A qualified reservist distribution is allowed if you were (because you were in the reserves) ordered or called to active duty for a period of more than 179 days or for an indefinite period, and the distribution is made during the period beginning on the date of the order or call and ending on the last date that reimbursements could otherwise be made for the plan year that includes the date of the order or call.

Balance in an FSA(p17)

Flexible spending accounts are generally "use-it-or-lose-it" plans. This means that amounts in the account at the end of the plan year generally cannot be carried over to the next year. However, the plan can provide for either a grace period or a carryover.
The plan can provide for a grace period of up to 21/2 months after the end of the plan year. If there is a grace period, any qualified medical expenses incurred in that period can be paid from any amounts left in the account at the end of the previous year. Your employer is not permitted to refund any part of the balance to you. See Qualified reservist distribution, earlier.
For plan years beginning after December 31, 2012, plans may allow up to $500 of unused amounts remaining at the end of the plan year to be paid or reimbursed for qualified medical expenses you incur in the following plan year. The plan may specify a lower dollar amount as the maximum carryover amount. If the plan permits a carryover, any unused amounts in excess of the carryover amount are forfeited. The carryover does not affect the maximum amount of salary reduction contributions that you are permitted to make.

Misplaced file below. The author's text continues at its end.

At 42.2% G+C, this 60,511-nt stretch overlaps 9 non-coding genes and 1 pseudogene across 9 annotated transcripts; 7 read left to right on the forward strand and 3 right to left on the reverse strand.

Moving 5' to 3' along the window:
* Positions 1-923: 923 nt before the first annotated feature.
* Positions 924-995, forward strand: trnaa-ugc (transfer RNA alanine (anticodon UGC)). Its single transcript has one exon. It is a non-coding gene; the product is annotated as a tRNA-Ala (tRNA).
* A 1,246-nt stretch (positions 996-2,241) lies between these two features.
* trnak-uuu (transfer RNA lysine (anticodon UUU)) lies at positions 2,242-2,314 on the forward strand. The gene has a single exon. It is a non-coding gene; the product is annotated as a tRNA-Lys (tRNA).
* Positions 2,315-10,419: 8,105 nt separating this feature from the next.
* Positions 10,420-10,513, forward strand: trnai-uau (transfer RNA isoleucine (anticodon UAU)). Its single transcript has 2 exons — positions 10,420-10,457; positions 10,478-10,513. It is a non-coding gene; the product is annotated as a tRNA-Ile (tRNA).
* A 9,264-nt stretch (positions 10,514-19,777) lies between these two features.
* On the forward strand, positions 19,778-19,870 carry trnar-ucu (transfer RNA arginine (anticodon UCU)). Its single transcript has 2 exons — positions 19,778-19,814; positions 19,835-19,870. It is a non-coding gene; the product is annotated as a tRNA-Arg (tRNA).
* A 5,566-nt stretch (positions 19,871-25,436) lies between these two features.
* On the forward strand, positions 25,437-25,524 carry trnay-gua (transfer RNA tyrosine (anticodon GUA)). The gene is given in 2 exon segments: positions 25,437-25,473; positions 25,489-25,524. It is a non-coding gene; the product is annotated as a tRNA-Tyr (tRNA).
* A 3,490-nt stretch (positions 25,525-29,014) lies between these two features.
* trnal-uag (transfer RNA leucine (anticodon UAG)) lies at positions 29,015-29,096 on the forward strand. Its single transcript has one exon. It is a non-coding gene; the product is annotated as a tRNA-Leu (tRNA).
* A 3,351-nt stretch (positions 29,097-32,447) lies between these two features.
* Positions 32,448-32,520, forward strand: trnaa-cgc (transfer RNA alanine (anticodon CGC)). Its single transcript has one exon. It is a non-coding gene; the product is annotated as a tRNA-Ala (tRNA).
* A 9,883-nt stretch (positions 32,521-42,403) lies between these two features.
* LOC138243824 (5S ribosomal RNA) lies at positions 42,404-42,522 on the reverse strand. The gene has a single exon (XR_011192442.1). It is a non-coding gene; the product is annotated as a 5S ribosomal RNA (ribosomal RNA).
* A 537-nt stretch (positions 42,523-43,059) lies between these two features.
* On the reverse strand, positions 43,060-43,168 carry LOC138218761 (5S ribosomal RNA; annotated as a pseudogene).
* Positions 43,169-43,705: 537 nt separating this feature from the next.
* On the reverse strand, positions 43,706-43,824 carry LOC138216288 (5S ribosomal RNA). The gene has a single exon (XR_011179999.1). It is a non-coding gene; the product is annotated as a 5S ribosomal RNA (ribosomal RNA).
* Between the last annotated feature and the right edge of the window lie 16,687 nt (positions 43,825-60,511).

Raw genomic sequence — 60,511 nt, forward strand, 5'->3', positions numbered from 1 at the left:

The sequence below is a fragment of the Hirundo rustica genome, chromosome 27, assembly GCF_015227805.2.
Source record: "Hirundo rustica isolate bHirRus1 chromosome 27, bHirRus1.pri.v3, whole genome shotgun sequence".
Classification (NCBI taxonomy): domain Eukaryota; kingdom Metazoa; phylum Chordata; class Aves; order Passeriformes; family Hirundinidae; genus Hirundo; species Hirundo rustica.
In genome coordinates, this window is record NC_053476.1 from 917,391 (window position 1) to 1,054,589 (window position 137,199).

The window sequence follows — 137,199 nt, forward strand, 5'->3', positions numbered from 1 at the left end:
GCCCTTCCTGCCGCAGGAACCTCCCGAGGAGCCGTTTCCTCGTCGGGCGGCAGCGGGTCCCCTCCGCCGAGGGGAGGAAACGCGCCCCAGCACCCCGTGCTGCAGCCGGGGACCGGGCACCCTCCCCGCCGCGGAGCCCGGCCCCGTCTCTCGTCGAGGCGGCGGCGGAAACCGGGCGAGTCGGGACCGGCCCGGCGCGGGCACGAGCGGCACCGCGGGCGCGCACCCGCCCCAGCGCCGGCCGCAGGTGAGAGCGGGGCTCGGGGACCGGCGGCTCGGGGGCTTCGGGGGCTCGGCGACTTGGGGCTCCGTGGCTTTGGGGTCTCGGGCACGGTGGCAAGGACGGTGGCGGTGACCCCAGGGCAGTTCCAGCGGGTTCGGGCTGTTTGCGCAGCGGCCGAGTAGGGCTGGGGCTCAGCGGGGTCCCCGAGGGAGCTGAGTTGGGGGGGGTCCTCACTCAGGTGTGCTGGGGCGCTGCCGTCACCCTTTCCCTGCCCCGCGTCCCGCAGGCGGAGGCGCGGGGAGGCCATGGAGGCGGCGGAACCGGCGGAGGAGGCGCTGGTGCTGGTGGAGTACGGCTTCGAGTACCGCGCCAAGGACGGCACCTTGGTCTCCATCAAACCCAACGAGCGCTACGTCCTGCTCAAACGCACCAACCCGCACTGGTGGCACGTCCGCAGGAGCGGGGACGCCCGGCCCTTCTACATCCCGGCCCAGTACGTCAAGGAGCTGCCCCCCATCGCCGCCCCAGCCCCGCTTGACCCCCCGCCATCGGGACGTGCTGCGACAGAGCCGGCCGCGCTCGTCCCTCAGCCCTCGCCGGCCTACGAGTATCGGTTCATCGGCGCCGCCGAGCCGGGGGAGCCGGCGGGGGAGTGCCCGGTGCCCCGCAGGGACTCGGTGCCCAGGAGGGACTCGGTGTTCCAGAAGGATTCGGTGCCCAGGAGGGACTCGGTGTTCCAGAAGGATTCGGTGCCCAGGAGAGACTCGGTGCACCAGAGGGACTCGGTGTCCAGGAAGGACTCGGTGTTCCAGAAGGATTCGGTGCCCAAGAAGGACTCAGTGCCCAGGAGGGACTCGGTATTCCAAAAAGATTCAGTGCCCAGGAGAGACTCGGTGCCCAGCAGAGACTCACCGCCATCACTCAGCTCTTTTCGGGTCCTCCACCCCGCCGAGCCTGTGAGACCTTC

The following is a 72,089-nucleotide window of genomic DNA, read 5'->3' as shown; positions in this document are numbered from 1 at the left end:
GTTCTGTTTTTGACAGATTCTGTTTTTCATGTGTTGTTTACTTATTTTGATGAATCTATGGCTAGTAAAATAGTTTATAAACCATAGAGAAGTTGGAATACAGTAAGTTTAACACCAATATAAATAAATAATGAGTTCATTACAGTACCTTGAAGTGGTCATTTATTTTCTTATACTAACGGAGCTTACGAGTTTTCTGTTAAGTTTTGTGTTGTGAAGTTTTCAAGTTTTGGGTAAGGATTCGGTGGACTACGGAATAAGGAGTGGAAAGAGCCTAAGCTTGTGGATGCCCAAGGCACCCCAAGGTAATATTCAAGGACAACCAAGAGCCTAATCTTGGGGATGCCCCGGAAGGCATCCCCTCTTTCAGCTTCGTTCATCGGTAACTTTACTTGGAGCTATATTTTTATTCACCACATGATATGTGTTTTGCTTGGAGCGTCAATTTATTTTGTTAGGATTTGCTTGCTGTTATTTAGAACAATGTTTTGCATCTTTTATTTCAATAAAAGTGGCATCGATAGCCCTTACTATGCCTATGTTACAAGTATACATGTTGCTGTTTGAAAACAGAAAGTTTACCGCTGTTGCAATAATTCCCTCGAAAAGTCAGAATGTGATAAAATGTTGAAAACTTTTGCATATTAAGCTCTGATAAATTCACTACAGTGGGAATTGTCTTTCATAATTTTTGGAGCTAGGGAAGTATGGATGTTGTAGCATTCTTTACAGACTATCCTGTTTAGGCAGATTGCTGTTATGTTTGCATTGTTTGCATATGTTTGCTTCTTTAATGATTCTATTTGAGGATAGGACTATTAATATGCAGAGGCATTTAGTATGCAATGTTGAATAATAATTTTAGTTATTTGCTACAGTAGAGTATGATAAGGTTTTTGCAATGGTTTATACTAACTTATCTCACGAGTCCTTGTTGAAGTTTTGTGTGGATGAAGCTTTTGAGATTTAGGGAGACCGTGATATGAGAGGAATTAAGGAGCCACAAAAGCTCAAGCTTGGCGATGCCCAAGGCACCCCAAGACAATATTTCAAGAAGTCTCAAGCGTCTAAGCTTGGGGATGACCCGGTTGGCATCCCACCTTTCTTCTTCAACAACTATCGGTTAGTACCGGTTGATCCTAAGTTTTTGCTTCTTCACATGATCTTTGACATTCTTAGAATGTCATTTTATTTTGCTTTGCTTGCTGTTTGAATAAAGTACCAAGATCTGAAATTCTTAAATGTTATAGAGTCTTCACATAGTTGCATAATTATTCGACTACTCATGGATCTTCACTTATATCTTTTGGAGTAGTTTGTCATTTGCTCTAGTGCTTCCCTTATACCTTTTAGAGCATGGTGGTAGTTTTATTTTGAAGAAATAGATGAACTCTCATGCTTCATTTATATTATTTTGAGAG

A plan may allow either the grace period or a carryover, but it cannot allow both.

Employer Participation(p17)

For the health FSA to maintain tax-qualified status, employers must comply with certain requirements that apply to cafeteria plans. For example, there are restrictions for plans that cover highly compensated employees and key employees. The plans must also comply with rules applicable to other accident and health plans. Chapters 1 and 2 of Publication 15-B, Employer's Tax Guide to Fringe Benefits, explain these requirements.